Discover Nature NotesMore posts

Tropical Visitor

Jun 25, 2018

See if you can find this colorful traveler in your neighborhood.

Look in the shade trees along your city street or behind your house.  You might notice the orange and black feathers of a northern oriole flashing among the leaves.  This tropical bird, sometimes called the Baltimore Oriole, spends the winter in Central America and migrates to the midwest each summer to breed.  

Orioles need to live where they can find a steady diet of insects and fruit. In the midwest, these foods are available only during the warmer months.  Oranges and grape jelly have successfully been used to attract orioles to backyards.  You can learn more on how to attract them in the video below.

During August, orioles migrate to tropical areas in countries such as Costa Rica and Panama.  There, closer to the equator, they can find the food they need to survive until they migrate north again in spring, to nest.

Material sourced from former MDC Ornithologist, Brad Jacobs.

Oh, the Oriole!

  • Finding an oriole's nest in summer isn't easy. Hidden in the upper branches of a tall maple or elm, the nest looks like a gray basket, woven of milkweed silk, plant fibers, and hair. 
  • Baltimore orioles nest throughout the eastern U.S. and into Canada, then migrate south for winter. Wintering habitat includes scattered trees and woodland borders from Mexico to Colombia and Venezuela.
  • Usually, you’ll hear the male oriole’s loud, flutelike whistle before you see the bird.
  • You may see the oriole listed in some field guides as the "northern oriole," because taxonomists had, for a time, considered the Baltimore oriole (of the eastern U.S.) and the very similar Bullock's oriole (of the west) as merely two "forms" or "races" of the same species, and grouped both together under the name "northern oriole.”

Discover more about the Baltimore oriole by visiting the MDC’s Field Guide

baltimore_oriole_male_11-16-13.jpg

Photo of male Baltimore oriole perched on branch
Baltimore Oriole Male
Male Baltimore oriole.

How to Attract Orioles to Your Yard

Learn how to attract orioles to your yard with this video from Purina Mills TV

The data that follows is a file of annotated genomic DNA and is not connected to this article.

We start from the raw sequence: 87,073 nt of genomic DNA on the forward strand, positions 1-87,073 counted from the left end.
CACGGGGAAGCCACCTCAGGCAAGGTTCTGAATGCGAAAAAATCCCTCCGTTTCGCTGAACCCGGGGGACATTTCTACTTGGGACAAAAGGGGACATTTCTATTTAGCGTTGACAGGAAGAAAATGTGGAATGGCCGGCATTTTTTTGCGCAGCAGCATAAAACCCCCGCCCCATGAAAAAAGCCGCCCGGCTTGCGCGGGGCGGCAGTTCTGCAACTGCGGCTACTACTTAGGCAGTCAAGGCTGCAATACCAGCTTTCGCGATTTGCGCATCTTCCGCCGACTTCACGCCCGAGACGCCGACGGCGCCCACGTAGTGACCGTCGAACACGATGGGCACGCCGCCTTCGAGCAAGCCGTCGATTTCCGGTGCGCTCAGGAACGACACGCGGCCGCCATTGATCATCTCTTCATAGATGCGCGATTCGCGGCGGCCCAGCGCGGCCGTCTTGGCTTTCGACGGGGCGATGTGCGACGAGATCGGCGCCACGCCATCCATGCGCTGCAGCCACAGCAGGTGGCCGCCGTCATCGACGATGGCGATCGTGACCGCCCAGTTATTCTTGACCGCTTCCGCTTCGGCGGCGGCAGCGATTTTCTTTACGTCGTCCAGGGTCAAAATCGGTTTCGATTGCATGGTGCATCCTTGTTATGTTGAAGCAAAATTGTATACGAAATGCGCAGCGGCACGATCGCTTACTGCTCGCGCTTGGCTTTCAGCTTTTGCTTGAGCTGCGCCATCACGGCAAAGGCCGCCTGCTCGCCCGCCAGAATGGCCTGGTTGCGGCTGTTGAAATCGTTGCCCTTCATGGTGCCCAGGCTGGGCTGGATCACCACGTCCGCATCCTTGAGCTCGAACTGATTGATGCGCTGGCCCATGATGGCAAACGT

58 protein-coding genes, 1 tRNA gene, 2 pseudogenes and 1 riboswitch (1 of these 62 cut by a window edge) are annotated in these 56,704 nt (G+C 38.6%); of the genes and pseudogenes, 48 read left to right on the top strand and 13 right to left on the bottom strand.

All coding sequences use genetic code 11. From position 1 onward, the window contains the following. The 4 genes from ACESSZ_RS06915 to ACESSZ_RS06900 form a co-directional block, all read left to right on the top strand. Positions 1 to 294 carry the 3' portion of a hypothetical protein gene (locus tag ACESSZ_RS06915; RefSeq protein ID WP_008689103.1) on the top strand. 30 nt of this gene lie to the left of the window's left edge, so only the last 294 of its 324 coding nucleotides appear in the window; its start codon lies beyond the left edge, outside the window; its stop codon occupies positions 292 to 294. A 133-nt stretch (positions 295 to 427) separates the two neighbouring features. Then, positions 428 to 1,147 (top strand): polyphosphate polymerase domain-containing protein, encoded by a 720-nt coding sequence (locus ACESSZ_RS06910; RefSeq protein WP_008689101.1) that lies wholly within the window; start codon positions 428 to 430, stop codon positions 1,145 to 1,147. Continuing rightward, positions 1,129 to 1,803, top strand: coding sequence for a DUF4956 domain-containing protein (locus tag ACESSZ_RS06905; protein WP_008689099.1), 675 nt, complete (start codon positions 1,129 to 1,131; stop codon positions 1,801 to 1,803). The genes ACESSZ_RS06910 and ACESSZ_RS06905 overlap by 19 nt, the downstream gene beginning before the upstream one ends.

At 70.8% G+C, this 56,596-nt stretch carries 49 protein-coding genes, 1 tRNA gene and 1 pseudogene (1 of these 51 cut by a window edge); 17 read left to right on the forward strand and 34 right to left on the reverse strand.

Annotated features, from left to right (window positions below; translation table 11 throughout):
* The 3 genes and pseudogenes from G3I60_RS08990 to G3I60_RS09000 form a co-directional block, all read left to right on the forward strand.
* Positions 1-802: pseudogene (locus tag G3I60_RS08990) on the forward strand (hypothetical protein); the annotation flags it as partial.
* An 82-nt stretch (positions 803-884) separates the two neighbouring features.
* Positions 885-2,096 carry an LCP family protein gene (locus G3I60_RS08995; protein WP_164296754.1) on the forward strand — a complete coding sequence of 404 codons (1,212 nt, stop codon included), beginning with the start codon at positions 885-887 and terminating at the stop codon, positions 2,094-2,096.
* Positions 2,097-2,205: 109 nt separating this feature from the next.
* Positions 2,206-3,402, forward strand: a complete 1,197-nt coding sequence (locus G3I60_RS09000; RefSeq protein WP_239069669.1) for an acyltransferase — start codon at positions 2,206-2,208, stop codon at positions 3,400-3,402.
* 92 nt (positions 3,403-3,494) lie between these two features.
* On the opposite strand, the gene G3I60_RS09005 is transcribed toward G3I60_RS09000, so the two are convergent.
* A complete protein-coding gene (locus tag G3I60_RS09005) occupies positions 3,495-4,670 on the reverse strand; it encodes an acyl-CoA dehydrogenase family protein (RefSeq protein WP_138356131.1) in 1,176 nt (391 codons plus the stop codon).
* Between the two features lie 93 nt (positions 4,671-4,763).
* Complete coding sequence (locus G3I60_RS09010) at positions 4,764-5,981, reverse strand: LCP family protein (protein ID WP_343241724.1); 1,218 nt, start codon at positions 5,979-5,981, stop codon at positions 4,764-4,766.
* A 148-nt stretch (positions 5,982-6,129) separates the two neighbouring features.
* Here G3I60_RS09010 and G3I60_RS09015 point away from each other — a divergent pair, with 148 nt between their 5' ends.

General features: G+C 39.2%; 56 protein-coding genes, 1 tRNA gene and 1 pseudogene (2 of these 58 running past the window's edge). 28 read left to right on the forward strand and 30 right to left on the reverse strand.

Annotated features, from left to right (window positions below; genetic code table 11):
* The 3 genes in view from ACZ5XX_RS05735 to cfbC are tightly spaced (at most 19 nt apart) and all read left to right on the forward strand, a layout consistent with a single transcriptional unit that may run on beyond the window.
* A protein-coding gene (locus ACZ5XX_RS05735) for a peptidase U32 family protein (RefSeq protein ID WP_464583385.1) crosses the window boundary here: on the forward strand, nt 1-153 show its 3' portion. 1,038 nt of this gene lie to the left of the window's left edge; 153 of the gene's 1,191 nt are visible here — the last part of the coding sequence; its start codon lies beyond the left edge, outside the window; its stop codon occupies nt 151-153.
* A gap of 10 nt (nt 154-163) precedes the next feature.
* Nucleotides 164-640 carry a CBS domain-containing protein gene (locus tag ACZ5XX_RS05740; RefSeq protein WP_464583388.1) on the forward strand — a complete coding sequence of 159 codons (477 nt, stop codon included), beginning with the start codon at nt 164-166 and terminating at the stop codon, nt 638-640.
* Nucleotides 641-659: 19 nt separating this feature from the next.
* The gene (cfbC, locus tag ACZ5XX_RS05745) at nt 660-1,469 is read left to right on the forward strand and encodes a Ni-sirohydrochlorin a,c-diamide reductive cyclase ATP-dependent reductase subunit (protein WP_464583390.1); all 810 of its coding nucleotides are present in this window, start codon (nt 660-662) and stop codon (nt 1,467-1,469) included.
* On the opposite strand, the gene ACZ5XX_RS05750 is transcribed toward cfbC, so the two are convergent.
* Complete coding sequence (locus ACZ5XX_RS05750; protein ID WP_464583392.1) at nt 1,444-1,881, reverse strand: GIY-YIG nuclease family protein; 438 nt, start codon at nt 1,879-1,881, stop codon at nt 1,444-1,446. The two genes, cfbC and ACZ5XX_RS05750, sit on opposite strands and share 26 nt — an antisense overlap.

Learn how to attract orioles to your yard with this video from Purina Mills TV

Baltimore Oriole 7 IN Song.mp3

Listen to the sounds of Baltimore Orioles from the Cornell Audio Library

northern_oriole.jpg

Baltimore oriole eating orange from a feeder
Baltimore Oriole
A Baltimore oriole drinks juice from an orange. These brilliant songbirds also eat nectar and insects.

Comments

"Finding an oriole's nest in summer isn't easy. Hidden in the upper branches of a tall maple or elm, the nest looks like a gray basket, woven of milkweed silk, plant fibers, and hair." I loved seeing orioles when I visited my family farm as a kid. Their color is simply amazing!

Recent Posts

Flathead Catfish

Fish Fathers

Jun 09, 2019

Father's Day is a popular time of year for family fishing. Check out two fish fathers who would qualify for "super dad" status when it comes to raising young fry. Learn their techniques and catch some fishing tips in this week's Discover Nature Note.

Hummingbird Hustle

Jun 02, 2019

Hummingbird Hustle: These pint-sized birds pack a lot of power and speed in their game. They can fly backwards, sideways and even upside down with wings beating more than 50 times per second. Hummingbirds also feature a rainbow of colors as they flit about seeking nectar from orange and red tubular flowers. Watch one in slow motion and learn how to attract them to your yard in this week's Discover Nature Note.

female belted kingfisher

The Bird that Fishes

May 26, 2019

With stout frame and a mohawk crest, this potent predator strikes with stealth. Its prey may not see it coming, but you might if you listen for its swooping call. Find out more about this wild fisher on Missouri waters in this week's Discover Nature Note.

Field Guide

Discovering nature from A-Z is one click away

Recipes

You had fun hunting, catching or gathering your quarry—now have more fun cooking and eating it.
Check out the recipes